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Raleigh, Durham, Chapel Hill, Cary The Triangle Area
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Old 09-16-2008, 06:30 AM
 
21 posts, read 47,160 times
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The Waverly Place redevelopment is now on hold due to the credit crisis. I wonder how many more projects around the Triangle will be put on hold or cancelled. I see many other areas that looked like there was going to be development, but now just sit there with orange fencing, but no work....such as the massive development at 540/55. How are developers going to finish these projects in the current market? Will they?

newsobserver.com | Crescent scraps plans for Waverly Place headquarters (http://www.newsobserver.com/business/story/1219361.html - broken link)
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Old 09-16-2008, 07:35 AM
 
Location: Wake Forest
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I think one only has to drive around and see the empty Retail Space scattered around the triangle to see why further development is at risk. Some store fronts such as in the Plaza across from Triangle Town Center have been empty almost a year now. IMO prospects don't look good for future tenants either. IMO its not the locations its just the state of the local economy and how Retail over built.

Another example is Caveness Shopping Center. Its still a leveled lot and has been for sale for over a year now. Just north on Capital Blvd they are building a couple of more shopping centers that have either started to be built or will be soon. That puts more pressure on selling the Caveness Shopping Center.

I still think we are in better position than other areas around the country and can sustain our growth from those coming in from the other parts of the country being hurt by the financial crisis looking for a better place to live.

North East - Taxes and Energy cost. (Wall Street hit a Wall)
Mid West - Car company down sizing, major ripple affect.
South West - Plummeting home prices. (Florida too)

So we will be the recipient of those looking for a better tomorrow IMO!
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Old 09-16-2008, 07:48 AM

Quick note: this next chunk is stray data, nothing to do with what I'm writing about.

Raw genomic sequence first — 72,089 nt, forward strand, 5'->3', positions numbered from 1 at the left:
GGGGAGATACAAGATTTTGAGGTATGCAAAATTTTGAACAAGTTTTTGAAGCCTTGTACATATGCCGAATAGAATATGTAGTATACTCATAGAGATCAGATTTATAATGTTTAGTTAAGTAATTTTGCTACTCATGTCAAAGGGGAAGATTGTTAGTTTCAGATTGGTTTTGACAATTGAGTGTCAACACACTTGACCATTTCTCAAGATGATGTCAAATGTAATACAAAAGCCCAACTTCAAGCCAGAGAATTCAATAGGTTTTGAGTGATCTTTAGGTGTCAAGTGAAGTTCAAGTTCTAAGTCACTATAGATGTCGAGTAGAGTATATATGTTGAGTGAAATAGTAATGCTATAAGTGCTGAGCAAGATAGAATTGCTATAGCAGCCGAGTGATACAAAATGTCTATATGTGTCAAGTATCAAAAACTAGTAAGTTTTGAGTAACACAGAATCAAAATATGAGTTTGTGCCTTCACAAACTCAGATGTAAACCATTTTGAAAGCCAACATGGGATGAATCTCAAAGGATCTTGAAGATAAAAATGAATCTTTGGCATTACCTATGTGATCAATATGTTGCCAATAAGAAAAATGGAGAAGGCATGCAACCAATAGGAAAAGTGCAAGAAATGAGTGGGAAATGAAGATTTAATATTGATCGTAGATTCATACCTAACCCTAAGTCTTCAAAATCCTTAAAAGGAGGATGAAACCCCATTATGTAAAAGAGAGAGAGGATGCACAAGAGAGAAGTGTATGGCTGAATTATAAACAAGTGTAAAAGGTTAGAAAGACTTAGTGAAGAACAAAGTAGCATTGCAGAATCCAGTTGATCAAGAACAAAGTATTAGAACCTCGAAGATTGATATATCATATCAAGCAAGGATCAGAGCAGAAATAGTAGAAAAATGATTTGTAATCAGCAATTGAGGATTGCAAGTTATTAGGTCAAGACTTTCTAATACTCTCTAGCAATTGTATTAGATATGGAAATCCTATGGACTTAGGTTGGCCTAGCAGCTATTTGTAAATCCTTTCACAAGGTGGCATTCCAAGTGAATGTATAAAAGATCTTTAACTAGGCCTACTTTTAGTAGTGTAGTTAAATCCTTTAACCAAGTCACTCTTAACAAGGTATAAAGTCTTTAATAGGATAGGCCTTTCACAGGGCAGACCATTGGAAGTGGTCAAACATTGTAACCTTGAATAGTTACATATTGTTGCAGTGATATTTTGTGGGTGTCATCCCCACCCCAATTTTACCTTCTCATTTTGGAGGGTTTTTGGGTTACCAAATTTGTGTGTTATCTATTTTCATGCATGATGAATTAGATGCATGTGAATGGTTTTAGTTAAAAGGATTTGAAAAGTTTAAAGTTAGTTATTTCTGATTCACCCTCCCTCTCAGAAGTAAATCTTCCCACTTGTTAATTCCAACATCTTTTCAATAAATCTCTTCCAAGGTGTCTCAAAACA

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Originally Posted by dansdrive View Post

So we will be the recipient of those looking for a better tomorrow IMO!
This is a good thing only if the people coming here are coming with jobs in hand in demanding fields or are enterprising enough to start up a business here. People who come here expecting the Triangle to give them a job and solve all their problems are not doing anyone a favor here, much less themselves.
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Old 09-16-2008, 07:52 AM
 
Location: Raleigh, NC
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I believe two businesses at a minimum in North Hills went under. A restaurant called South (?) and a furniture business called Porto (?). Looks like someone is going to open up in place of Porto but there appears to be no suitor for the restaurant.

The credit crunch is slowly leaking into the triangle, as transplant money and construction money was essentially funding much of its retail and real estate operation. With the former goes the latter, and down we go into the rabbit hole.

The theory is that the triangle will be one of the last regions to come out of this trap since it was late to the party. Will this happen? Turn the page to find out.
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Old 09-16-2008, 07:59 AM
 
9,848 posts, read 30,323,717 times
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Originally Posted by ViewFromThePeak View Post
The theory is that the triangle will be one of the last regions to come out of this trap since it was late to the party.
I don't know what will happen one way or the other, but I am curious about the origin of this "Theory". Is based on some peer reviewed economic study of the Triangle area or is just a back of the envelope "guesstimate" to serve as fodder for city-data discussion?
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Old 09-16-2008, 08:01 AM
 
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Originally Posted by ViewFromThePeak View Post

The theory is that the triangle will be one of the last regions to come out of this trap since it was late to the party. Will this happen? Turn the page to find out.